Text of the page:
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A Meditation on Loyalty

Zachary Roth and Luke Dempsey's eloquent and honest posts about the USA-England match raise interesting questions about the roles of identity, citizenship, and fandom.

Loyalties are strange things. Driving to play in a charity “World Cup” event over the weekend with a friend from Liverpool, he casually mentioned he was having trouble fully giving himself over to Wazza & Co. Why? There are no Evertonians in the squad. As the old “club trumps country” trope shows, some divisions are in geography, some are in the heart.

I've long suspected that sporting loyalties form roughly around the age of eight, surge powerfully for a few years, and never fully lapse (a similar process occurs with one's taste in music, in the mid-to-late teen years). I have lived in New York City twenty years and, while dutifully sitting through a few Yankees games, have never been able to shake an instinctual favoring of the Chicago White Sox—forged just before those almost-forgotten “winning ugly” years, in the decrepit crucible of Comiskey Park—skipping past all the local coverage in the Times to look at the narrative in agate of how things are going on the South Side (usually not so well).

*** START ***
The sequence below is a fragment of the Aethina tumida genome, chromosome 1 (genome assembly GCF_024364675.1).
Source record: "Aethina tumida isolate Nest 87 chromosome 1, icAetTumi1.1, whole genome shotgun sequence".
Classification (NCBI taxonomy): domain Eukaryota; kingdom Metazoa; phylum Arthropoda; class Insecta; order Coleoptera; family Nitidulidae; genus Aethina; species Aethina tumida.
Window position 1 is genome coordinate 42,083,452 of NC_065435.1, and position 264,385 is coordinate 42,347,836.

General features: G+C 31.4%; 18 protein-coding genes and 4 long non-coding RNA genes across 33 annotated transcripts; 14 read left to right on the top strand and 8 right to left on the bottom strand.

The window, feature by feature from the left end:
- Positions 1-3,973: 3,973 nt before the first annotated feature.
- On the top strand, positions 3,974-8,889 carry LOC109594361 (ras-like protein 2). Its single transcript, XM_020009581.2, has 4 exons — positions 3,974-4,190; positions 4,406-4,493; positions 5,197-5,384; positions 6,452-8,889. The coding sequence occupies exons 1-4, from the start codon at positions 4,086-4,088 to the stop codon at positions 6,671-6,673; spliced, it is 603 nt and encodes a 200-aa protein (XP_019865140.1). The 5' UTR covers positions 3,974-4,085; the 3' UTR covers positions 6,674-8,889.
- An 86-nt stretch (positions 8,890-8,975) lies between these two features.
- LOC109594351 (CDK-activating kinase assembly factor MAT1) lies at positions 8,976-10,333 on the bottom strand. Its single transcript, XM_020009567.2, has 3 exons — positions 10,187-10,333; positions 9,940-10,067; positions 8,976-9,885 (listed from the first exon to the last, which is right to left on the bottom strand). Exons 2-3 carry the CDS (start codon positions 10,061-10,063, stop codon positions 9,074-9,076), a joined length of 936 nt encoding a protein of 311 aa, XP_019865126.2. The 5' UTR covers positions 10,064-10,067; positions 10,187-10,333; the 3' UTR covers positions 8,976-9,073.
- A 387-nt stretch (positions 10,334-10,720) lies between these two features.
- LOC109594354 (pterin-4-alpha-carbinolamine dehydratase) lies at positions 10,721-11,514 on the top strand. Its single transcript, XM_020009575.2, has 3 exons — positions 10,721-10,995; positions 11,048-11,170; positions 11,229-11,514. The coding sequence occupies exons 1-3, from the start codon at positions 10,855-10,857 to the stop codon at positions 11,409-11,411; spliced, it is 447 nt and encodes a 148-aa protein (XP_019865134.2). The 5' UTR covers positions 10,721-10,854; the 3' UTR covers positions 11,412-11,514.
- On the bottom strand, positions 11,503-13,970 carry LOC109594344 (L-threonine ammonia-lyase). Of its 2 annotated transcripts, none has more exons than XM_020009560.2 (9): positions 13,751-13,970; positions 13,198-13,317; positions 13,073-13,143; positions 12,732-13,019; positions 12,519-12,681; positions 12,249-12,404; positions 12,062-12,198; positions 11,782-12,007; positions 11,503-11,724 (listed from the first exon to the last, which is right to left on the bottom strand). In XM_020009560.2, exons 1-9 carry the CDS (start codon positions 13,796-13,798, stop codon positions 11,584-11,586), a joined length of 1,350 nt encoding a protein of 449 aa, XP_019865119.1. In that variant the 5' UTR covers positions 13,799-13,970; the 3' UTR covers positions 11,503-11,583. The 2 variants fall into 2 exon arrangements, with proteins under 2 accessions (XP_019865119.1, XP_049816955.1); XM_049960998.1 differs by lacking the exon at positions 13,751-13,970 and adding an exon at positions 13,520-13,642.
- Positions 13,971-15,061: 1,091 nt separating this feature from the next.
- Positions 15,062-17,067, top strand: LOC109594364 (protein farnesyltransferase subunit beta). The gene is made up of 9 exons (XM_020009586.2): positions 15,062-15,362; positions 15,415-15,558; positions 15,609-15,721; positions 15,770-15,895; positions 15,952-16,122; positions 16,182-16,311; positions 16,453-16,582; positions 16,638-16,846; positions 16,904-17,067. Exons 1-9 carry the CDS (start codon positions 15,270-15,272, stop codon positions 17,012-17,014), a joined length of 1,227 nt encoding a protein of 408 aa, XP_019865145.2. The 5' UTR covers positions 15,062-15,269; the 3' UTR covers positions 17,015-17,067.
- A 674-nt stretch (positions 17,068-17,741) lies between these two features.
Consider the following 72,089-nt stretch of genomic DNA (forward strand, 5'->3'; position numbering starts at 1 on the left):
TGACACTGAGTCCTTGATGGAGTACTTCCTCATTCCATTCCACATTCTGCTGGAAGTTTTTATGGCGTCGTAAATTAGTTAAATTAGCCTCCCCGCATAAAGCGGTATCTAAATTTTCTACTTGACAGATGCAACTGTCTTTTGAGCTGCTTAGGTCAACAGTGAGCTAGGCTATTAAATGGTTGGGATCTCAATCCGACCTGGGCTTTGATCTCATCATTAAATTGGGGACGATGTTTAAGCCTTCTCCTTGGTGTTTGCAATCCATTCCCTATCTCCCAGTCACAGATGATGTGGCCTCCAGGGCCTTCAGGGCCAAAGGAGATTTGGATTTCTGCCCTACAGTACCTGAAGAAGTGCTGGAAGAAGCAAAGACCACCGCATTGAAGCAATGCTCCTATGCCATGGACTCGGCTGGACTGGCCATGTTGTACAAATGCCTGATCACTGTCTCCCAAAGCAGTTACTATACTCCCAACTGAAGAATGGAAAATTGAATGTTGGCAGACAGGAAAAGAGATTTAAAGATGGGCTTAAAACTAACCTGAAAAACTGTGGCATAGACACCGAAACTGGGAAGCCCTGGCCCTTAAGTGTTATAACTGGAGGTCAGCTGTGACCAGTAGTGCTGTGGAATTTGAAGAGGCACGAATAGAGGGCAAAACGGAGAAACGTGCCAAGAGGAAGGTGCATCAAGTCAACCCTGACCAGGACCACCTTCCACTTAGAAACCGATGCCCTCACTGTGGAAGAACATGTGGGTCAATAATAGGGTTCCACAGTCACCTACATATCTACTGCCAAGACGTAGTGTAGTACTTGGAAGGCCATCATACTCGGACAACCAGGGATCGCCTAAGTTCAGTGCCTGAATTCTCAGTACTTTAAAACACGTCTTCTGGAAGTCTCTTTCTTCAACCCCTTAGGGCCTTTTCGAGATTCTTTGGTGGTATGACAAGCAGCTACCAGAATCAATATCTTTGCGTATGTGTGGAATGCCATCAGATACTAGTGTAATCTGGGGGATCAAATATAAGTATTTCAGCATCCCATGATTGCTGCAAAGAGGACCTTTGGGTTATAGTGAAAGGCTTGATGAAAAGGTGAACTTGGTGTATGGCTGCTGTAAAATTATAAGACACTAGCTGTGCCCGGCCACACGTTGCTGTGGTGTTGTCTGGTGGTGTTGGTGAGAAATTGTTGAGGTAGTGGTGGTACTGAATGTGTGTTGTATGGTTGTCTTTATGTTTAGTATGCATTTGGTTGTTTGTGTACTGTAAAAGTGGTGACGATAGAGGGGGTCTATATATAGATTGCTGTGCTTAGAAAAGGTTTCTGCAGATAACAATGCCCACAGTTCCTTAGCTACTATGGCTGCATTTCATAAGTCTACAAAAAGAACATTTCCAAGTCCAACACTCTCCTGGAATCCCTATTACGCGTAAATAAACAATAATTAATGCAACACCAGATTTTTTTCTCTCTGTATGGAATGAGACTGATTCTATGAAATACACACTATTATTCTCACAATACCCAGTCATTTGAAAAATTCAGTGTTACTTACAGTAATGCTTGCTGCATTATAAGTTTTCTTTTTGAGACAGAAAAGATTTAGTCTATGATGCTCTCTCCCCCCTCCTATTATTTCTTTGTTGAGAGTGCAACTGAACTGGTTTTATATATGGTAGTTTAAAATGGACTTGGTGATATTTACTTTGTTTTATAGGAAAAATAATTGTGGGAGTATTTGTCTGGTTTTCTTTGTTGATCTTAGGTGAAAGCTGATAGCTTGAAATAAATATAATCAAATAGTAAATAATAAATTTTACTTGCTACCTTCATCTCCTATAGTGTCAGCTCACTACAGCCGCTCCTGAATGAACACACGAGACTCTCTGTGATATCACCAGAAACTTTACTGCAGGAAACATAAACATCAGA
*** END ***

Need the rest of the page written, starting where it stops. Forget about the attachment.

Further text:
And culturally, at age eight or so in the 1970s, “soccer” meant absolutely nothing to me. I knew vaguely of the Chicago Sting (with its roster of people, like Arno Steffenhagen, who I understood as somehow famous but meaning little to me when compared with, say, player-manager Don Kessenger); got a taste of clumsy soccer in phys ed (but otherwise did not play—nor did any of my friends); even dabbled amidst the “incredible realism” of Intellivision Soccer; but none of this was the stuff of lifelong infatuation. It wasn't until I packed off to college, falling in with a motley diaspora of global graduate students who had a weekly pick-up game; then spending the magical, barely-employed summer of 1990 enraptured by the Cup, that the game, oh so late in life, began to have meaning to me. And, after that, it was the English game I fell for, in part for the rituals and heritage, in part simply because it was beginning to become most easily available on American cable networks. But it still had the whiff of far-off novelty, coming into my home, as did the old Manchester Guardian-Le Monde-Washington Post airmailed newspaper, once a week. I think this rarity contributed to the appeal—one had to seek out the game rather than simply absorbing it—and I remember asking Matt Weiland, at the time he moved to London to work at Granta, if he was reveling in all the football he must be taking in. But rather, I sensed the opposite had occurred: Now that he was immersed in the proverbial motherland, it was all a bit much, as if the occasional rich dessert treat had become a cloying binge.